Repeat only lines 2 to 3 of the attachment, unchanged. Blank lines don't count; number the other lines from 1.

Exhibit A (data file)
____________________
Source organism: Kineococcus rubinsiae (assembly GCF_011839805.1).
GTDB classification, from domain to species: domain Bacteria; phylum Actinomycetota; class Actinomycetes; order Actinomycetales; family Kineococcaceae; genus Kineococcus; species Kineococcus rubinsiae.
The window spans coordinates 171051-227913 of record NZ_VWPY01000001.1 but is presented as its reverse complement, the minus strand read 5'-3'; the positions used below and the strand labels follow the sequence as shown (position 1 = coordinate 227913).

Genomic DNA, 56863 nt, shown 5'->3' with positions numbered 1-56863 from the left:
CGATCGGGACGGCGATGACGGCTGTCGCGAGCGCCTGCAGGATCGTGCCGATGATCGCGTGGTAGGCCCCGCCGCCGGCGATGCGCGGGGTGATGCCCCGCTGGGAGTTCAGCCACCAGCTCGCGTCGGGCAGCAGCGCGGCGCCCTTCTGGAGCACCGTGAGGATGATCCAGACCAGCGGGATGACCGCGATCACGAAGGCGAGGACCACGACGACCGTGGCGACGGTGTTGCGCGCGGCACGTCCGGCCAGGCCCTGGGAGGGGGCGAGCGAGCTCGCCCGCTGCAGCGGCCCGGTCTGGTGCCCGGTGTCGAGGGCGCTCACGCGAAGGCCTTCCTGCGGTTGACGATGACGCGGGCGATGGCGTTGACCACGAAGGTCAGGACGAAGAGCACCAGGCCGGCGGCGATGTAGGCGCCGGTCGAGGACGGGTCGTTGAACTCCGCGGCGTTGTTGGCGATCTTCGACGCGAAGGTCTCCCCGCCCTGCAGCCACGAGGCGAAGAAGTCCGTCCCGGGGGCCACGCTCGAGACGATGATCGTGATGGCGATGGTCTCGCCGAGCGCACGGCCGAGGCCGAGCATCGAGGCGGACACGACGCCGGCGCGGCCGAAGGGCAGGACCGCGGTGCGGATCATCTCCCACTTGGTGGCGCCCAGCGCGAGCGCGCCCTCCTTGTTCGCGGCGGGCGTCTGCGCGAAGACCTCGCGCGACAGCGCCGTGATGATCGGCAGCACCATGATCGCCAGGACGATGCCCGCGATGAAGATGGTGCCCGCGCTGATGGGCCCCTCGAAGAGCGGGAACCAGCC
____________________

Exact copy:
GTDB classification, from domain to species: domain Bacteria; phylum Actinomycetota; class Actinomycetes; order Actinomycetales; family Kineococcaceae; genus Kineococcus; species Kineococcus rubinsiae.
The window spans coordinates 171051-227913 of record NZ_VWPY01000001.1 but is presented as its reverse complement, the minus strand read 5'-3'; the positions used below and the strand labels follow the sequence as shown (position 1 = coordinate 227913).